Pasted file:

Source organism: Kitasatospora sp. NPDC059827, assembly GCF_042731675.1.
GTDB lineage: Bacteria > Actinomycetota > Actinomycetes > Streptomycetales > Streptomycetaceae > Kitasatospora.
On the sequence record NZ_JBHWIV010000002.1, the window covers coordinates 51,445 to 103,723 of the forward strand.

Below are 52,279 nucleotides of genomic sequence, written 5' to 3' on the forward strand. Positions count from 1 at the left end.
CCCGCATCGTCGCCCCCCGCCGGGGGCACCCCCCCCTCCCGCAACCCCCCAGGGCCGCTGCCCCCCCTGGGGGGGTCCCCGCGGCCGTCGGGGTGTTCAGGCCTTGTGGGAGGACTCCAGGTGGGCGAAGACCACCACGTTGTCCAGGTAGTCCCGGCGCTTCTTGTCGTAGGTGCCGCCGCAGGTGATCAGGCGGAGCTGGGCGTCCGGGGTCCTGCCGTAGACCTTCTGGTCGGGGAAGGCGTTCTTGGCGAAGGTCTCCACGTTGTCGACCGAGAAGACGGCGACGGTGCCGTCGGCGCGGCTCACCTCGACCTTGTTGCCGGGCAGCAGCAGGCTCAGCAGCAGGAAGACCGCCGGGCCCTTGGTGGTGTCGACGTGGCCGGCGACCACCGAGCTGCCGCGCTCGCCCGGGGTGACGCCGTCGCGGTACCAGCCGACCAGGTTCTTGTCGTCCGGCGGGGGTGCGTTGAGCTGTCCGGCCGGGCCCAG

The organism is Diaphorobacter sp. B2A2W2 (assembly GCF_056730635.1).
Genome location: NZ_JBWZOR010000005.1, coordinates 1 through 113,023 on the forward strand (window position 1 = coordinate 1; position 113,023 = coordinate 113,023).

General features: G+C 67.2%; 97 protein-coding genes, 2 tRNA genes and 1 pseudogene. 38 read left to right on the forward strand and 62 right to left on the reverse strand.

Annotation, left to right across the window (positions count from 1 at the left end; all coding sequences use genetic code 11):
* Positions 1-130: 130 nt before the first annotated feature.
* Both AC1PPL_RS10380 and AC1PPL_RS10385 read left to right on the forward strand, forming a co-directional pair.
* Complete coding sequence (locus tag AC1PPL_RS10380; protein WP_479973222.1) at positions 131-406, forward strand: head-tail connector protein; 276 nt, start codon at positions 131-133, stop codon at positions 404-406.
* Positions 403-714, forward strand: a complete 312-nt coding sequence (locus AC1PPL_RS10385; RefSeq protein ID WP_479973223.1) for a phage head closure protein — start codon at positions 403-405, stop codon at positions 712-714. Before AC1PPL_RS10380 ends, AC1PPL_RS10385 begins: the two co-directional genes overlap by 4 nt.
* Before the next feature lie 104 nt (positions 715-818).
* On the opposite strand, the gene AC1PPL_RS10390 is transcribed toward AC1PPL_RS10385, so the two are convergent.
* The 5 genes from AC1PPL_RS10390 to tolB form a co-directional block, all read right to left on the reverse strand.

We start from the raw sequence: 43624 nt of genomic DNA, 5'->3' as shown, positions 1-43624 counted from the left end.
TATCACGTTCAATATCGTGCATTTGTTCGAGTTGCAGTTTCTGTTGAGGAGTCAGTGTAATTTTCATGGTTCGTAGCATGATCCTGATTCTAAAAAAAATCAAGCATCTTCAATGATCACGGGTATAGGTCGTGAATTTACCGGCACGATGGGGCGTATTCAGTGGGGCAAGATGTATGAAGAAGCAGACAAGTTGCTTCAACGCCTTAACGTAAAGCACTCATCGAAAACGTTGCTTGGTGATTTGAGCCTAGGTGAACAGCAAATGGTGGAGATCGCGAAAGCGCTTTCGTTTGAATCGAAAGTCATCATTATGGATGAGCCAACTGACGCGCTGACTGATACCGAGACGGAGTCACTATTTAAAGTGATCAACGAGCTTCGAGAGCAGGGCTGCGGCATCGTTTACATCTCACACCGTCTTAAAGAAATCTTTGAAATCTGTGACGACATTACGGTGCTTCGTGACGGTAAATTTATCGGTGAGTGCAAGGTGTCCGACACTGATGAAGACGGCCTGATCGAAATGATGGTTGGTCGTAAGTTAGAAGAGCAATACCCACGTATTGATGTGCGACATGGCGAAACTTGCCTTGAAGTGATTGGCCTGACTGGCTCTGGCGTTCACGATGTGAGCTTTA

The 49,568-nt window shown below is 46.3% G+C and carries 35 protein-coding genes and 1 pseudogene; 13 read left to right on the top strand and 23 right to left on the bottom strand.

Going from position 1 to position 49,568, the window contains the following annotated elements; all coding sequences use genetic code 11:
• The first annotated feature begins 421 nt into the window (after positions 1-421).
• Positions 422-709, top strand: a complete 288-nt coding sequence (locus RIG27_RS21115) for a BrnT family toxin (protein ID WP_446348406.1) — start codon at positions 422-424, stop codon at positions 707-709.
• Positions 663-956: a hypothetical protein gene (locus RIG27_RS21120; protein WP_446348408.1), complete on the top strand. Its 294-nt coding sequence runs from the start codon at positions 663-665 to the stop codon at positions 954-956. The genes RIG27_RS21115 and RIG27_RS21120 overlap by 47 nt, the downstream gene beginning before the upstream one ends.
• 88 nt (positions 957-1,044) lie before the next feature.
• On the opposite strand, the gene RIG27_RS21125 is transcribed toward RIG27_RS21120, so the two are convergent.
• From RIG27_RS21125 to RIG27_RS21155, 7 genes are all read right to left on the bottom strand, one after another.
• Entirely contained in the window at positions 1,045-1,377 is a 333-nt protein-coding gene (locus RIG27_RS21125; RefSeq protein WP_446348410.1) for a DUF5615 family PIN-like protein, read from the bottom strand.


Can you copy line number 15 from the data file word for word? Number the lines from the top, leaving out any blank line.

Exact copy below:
* On the opposite strand, the gene AC1PPL_RS10390 is transcribed toward AC1PPL_RS10385, so the two are convergent.